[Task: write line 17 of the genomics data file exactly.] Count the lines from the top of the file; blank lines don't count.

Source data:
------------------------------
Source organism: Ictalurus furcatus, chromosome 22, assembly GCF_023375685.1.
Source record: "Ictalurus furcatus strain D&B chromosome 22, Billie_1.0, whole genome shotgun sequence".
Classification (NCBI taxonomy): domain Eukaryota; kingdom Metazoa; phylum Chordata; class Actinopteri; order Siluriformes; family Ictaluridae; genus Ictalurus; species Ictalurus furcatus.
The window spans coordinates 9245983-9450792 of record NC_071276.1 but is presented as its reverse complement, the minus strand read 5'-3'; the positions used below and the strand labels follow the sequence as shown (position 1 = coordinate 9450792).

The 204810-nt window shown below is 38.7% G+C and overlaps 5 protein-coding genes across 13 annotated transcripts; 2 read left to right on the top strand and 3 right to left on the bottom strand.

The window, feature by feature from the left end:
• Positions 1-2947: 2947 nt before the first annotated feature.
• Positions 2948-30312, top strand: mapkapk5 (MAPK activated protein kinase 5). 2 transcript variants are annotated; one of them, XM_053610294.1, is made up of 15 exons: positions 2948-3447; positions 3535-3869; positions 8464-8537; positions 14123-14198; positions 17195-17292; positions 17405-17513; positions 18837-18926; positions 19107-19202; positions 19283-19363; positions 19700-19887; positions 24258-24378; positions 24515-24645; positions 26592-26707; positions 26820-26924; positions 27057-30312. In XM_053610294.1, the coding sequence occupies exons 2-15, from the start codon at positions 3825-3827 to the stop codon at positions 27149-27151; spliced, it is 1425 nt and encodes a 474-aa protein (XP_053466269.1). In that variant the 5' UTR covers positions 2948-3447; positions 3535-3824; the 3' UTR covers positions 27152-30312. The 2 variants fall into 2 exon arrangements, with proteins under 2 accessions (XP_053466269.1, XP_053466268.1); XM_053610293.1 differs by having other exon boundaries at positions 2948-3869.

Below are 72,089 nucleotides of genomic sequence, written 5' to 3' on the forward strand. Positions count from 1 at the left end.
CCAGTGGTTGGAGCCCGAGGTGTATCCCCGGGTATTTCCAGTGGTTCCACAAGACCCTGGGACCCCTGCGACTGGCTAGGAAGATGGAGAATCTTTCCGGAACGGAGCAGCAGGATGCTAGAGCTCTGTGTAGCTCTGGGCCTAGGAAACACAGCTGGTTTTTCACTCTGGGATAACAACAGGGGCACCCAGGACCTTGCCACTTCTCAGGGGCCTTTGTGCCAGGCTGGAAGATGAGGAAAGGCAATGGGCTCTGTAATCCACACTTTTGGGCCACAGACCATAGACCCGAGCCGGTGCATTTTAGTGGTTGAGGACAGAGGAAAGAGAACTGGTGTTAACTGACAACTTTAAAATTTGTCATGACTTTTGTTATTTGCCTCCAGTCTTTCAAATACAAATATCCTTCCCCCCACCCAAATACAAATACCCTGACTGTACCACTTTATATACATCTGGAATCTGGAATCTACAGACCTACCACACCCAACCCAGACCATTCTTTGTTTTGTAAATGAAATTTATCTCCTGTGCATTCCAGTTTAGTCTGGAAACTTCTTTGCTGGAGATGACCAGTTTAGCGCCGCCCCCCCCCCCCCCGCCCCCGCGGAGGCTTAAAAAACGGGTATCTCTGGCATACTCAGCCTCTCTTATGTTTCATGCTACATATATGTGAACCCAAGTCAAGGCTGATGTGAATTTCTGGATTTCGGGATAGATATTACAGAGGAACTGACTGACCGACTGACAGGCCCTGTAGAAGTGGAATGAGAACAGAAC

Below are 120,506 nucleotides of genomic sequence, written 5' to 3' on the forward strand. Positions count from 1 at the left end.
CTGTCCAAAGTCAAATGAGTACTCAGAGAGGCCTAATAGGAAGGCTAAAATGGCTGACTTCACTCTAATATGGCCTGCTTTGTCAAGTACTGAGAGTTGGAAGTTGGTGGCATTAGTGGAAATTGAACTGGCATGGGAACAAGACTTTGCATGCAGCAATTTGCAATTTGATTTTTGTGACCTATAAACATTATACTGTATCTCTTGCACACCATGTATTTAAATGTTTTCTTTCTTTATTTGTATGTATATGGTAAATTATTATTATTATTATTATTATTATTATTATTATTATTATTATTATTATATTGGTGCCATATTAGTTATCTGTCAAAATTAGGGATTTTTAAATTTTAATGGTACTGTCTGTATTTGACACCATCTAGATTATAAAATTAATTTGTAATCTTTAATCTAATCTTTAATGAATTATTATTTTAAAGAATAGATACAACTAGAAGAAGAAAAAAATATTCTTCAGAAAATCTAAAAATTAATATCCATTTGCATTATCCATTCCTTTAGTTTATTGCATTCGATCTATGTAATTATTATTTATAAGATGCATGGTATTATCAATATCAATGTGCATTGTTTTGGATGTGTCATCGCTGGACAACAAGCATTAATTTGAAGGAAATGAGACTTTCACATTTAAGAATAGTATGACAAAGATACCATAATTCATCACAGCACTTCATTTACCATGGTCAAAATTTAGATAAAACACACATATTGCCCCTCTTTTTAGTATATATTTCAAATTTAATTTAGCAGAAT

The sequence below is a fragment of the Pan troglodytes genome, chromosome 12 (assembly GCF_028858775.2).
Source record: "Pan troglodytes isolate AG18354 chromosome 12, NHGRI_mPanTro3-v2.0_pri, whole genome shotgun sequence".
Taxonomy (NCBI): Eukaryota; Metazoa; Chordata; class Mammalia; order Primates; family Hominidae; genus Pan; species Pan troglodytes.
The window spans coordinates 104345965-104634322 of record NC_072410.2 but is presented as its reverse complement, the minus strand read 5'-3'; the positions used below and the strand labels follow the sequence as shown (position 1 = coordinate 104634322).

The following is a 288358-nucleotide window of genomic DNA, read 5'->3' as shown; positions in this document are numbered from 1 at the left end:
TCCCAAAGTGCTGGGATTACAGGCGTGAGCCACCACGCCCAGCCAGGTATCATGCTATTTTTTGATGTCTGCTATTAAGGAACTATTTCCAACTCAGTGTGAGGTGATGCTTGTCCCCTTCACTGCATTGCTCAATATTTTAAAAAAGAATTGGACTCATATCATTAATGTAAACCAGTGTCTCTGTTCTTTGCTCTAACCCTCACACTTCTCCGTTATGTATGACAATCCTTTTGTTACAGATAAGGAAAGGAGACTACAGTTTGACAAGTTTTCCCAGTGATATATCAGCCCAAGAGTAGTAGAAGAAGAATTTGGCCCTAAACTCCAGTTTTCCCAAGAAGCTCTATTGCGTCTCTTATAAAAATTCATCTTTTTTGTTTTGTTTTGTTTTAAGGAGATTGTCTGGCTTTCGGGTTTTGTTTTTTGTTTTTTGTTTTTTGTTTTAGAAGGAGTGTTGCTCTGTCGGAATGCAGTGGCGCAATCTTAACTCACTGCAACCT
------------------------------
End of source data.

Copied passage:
The following is a 288358-nucleotide window of genomic DNA, read 5'->3' as shown; positions in this document are numbered from 1 at the left end: